A Baseball Obituary

Generations Linked: A Baseball Obituary

By: Austin Alexander-May 3, 2006

Diamond Prospects was never built to serve as a personal outlet for free speech, but tonight I felt the need to give an old baseball fan his due. The older I get, the more I appreciate family. For those of you who have an elder someone in your past, you may just be able to see a glimpse of your own life in this most important ‘recap’ that I’ve ever written.

My grandfather passed away at 8:10 PM on Wednesday, May 3. I lost a friend, a confidant and my biggest baseball fan, not to mention my biggest critic!

We called him Pappaw. Former teammates of mine called him that too. So did my wife. He was a fixture at the ballpark wherever my teams played. Coaches knew him and baseball diehards enjoyed his stories.

He was full of stories. He loved to tell them and told them well. Pappaw met Joltin’ Joe, Pee Wee, Dizzy Dean, Casey Stengal, Yogi and Nolan Ryan…and would happily share his experience with you, even if you didn’t ask! Pappaw had been to Old Yankee Stadium and Crosley Field just to name a few.


He was so ‘old school,’ he referred to Roy Campanella as a contemporary catcher! His favorite player was Charlie Gehringer because, as he would say, “he handled the glove better than anyone I ever saw.”

He loved the Chicago Cubs and Greg Maddux. He despised Tom Glavine though, Pappaw said he was too big of a coward to pitch inside! His favorite pitcher was Early Wynn “because he’d knock his own mother off the plate!”

His favorite place to watch a baseball game was at Duncan Park or on the hill along the sidewalk at Spartanburg Methodist. If you’ve ever been to either, there’s a good chance you saw him there. And if you ever spoke with him, he probably fired a trivia question at you and told you something you didn’t know.

Pappaw made his first and only visit to Cooperstown, New York in 1996 with my father and me. It was my third trip to the Hall of Fame but experiencing his baseball ‘finish-line’ was a day I’ll remember with fondness forever. He’d saved up money three years earlier for that trip but ended up sending my dad and I to see my idol, Nolan Ryan, in Baltimore during The Express’ final season.

Years ago, my Pappaw drilled me on the importance of catching the baseball with two hands…so I did. He made me realize that ‘real ballplayers’ wear stirrups, not socks, and that baseball pants were meant to be pulled up to the knee…so I did. He always talked about the right way to play the game, to hustle and play hard everyday…and so I did.

When I became a coach, he made me realize the impact that a coach can have on a young man. He told me the story of a teacher he had in grade school who took an interest in him and changed his life forever. He always encouraged me to be a positive influence on the lives of young people that I shared a uniform with.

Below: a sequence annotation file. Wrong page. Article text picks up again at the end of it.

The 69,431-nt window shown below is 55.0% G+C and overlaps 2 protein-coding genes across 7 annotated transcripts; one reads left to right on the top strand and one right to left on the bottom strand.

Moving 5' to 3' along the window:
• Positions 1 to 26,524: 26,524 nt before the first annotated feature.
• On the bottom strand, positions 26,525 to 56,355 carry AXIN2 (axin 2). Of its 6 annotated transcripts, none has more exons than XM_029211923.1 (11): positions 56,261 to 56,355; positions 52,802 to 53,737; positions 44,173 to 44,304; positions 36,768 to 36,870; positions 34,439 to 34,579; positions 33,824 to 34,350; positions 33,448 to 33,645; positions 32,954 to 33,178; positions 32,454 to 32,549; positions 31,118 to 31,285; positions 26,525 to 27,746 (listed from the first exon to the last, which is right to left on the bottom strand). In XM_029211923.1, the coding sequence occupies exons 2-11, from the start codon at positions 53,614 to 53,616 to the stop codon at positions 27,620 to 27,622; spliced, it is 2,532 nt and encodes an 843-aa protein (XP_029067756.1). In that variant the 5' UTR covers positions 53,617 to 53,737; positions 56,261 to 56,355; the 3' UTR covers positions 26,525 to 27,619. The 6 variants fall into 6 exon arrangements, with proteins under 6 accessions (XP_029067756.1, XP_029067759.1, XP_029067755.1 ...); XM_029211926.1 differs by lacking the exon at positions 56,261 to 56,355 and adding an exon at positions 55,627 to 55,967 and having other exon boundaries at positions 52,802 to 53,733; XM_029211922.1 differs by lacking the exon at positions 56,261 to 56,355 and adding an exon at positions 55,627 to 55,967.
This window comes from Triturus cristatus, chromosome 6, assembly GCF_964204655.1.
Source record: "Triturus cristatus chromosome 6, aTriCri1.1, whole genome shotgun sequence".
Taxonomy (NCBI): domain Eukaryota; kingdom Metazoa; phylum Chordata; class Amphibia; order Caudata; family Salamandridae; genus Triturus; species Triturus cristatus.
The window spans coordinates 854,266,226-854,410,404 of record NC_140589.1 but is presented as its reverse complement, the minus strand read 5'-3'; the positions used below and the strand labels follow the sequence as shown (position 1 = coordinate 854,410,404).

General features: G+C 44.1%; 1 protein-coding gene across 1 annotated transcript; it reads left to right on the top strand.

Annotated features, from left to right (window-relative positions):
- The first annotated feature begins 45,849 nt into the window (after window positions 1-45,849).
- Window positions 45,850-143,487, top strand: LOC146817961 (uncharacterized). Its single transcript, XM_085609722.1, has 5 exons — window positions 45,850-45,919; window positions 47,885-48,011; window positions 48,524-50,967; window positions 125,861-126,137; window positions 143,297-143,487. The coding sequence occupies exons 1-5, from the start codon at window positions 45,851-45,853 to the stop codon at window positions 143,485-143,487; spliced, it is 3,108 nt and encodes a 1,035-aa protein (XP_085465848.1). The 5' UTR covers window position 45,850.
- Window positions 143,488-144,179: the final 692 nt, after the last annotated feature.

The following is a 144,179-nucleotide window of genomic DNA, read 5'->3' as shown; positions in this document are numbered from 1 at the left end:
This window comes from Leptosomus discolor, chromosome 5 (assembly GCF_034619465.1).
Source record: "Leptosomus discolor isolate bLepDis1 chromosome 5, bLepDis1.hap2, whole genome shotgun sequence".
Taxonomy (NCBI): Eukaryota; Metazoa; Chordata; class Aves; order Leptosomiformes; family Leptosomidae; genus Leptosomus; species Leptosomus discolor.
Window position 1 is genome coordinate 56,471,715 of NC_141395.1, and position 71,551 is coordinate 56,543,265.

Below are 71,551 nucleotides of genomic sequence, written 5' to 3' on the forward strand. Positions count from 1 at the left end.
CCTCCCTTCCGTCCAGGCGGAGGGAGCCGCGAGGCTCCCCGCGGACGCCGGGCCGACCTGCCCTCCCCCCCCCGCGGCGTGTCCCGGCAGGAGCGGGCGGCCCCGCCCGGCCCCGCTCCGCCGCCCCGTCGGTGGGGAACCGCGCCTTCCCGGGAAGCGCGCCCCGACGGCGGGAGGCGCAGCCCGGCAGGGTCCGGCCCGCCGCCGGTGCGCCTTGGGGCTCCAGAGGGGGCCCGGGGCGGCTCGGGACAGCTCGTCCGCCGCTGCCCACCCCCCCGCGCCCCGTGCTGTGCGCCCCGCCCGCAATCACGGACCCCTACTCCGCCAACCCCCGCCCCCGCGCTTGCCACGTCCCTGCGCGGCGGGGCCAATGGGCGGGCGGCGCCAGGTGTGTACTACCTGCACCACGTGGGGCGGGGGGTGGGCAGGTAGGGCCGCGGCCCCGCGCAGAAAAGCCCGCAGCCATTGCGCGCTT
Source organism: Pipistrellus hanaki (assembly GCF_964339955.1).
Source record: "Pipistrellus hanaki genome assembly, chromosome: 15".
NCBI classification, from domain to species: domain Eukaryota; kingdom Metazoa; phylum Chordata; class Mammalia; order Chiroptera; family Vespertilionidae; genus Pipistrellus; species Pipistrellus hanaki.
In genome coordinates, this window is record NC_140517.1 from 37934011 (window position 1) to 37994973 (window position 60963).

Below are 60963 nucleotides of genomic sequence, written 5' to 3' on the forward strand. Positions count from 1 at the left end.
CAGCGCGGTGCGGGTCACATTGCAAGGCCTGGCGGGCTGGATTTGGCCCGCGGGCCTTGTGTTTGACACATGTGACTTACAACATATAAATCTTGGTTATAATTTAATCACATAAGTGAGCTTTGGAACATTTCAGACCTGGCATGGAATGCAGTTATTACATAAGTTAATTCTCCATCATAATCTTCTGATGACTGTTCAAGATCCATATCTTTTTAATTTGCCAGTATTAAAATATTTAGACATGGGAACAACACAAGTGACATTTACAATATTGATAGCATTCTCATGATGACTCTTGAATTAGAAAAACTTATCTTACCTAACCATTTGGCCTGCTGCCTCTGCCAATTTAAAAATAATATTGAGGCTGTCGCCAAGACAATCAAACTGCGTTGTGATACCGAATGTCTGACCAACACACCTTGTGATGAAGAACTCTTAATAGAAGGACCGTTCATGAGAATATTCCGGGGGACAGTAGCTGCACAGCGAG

Pappaw had been ill all of my adult life. A week before he left us, I visited his hospital room in Spartanburg on the way to a high school playoff game. Each visit in recent memory was made knowing it could be our last. Well, last Wednesday was our last time together. We spent that afternoon like we’d spent many afternoon’s, watching a Cubs game on the television. No telling how many games we’ve watched together on WGN, and it didn’t matter that Chicago lost that day, I’m sure they were well below .500 when we hung out anyway! We talked some and he told me a couple of stories I’d heard dozens of times before. He was also enthused about the Renaissance season Maddux was having, “he’s never started 4-0 before you know,” he told me. After a couple of hours he told me to go on, that he knew I needed to get to the game in time to see infield and outfield. So I told him good-bye. Good-bye forever.

Four days before he died, Tim Wallace my coach at Spartanburg Methodist and dear friend, stopped by room #314 to visit with Pappaw. His Pioneers had swept a doubleheader earlier that day and he had the team sign a baseball for him. As Pappaw slipped into a coma, the ball remained in his hand until he took his final breath.

That Saturday a baseball was signed by a roster full of young men who likely did not know Bill Alexander (shown left with his great-grandson, Nolan). That night, my Pappaw received a baseball signed by a bunch of young men he likely did not know. That baseball, however, will hold a permanent place on my mantle as it represents a link from my grandfather to a group of people that will carry the baseball torch forward.

To the young player reading these words who is fortunate enough to have a Pappaw of your own: Appreciate him, get to know him, learn from him. Remember that nothing is forever. A relationship with a grandparent can be the most unique of any you have throughout life, develop that while you still can.

Baseball is a great game, trust me, no one is a bigger fan than I. But understand this, in the end it will be the relationships you build around that ball in your hand that remain with you for a lifetime.

William Lee Alexander, Sr: December 23, 1924 – May 3, 2006